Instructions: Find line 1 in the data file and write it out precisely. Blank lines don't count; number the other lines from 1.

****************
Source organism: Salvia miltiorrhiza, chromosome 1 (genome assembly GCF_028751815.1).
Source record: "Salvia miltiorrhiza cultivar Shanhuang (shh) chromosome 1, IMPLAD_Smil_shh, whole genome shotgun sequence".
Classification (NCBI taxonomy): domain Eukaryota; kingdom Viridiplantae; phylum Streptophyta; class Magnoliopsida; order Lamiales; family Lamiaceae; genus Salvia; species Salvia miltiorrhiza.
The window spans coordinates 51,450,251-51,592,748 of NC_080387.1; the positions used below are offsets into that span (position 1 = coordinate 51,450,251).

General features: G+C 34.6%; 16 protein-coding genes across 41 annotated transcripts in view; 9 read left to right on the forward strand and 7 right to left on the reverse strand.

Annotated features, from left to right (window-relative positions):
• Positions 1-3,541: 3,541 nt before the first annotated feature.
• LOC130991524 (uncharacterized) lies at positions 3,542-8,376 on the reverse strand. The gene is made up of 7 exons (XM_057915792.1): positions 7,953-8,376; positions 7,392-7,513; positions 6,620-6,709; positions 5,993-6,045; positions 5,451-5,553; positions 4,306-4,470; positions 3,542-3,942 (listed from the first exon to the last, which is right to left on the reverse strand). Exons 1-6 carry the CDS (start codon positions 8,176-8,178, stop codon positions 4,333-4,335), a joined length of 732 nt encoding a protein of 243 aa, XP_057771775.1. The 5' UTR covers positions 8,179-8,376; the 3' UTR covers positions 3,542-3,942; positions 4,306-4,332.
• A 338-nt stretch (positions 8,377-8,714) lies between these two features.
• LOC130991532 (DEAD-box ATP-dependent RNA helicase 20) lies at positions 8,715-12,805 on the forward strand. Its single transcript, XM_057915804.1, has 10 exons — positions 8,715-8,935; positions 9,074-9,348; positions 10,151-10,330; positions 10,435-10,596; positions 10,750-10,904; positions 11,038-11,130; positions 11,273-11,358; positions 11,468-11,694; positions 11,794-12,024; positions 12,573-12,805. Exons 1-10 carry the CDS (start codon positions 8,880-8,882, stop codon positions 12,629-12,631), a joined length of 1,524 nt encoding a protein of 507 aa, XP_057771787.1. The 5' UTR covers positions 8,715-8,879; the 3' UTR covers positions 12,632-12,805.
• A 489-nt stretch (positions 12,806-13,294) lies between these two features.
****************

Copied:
Source organism: Salvia miltiorrhiza, chromosome 1 (genome assembly GCF_028751815.1).